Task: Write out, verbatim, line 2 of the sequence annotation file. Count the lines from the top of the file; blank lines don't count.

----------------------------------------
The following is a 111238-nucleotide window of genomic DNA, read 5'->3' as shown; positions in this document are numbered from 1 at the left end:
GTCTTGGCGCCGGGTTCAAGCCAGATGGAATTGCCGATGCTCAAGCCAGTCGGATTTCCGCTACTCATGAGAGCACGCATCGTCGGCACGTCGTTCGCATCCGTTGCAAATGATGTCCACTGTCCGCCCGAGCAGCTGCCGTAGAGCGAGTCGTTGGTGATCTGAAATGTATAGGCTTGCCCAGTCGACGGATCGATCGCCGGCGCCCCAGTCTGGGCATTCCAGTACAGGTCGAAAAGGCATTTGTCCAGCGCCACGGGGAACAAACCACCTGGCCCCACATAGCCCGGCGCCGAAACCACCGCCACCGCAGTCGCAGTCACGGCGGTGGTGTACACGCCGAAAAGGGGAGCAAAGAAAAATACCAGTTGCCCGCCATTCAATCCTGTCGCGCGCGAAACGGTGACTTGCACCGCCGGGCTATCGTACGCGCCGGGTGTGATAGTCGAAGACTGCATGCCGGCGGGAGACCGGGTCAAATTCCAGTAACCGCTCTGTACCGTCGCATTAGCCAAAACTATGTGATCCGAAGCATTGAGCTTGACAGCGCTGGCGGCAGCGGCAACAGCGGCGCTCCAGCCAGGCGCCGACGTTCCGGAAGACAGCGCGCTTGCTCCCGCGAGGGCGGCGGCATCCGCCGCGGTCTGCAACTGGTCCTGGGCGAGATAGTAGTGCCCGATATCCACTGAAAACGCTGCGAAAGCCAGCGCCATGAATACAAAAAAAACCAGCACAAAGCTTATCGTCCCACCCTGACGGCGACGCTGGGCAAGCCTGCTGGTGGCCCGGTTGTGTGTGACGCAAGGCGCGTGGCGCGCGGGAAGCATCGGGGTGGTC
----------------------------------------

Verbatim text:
GTCTTGGCGCCGGGTTCAAGCCAGATGGAATTGCCGATGCTCAAGCCAGTCGGATTTCCGCTACTCATGAGAGCACGCATCGTCGGCACGTCGTTCGCATCCGTTGCAAATGATGTCCACTGTCCGCCCGAGCAGCTGCCGTAGAGCGAGTCGTTGGTGATCTGAAATGTATAGGCTTGCCCAGTCGACGGATCGATCGCCGGCGCCCCAGTCTGGGCATTCCAGTACAGGTCGAAAAGGCATTTGTCCAGCGCCACGGGGAACAAACCACCTGGCCCCACATAGCCCGGCGCCGAAACCACCGCCACCGCAGTCGCAGTCACGGCGGTGGTGTACACGCCGAAAAGGGGAGCAAAGAAAAATACCAGTTGCCCGCCATTCAATCCTGTCGCGCGCGAAACGGTGACTTGCACCGCCGGGCTATCGTACGCGCCGGGTGTGATAGTCGAAGACTGCATGCCGGCGGGAGACCGGGTCAAATTCCAGTAACCGCTCTGTACCGTCGCATTAGCCAAAACTATGTGATCCGAAGCATTGAGCTTGACAGCGCTGGCGGCAGCGGCAACAGCGGCGCTCCAGCCAGGCGCCGACGTTCCGGAAGACAGCGCGCTTGCTCCCGCGAGGGCGGCGGCATCCGCCGCGGTCTGCAACTGGTCCTGGGCGAGATAGTAGTGCCCGATATCCACTGAAAACGCTGCGAAAGCCAGCGCCATGAATACAAAAAAAACCAGCACAAAGCTTATCGTCCCACCCTGACGGCGACGCTGGGCAAGCCTGCTGGTGGCCCGGTTGTGTGTGACGCAAGGCGCGTGGCGCGCGGGAAGCATCGGGGTGGTC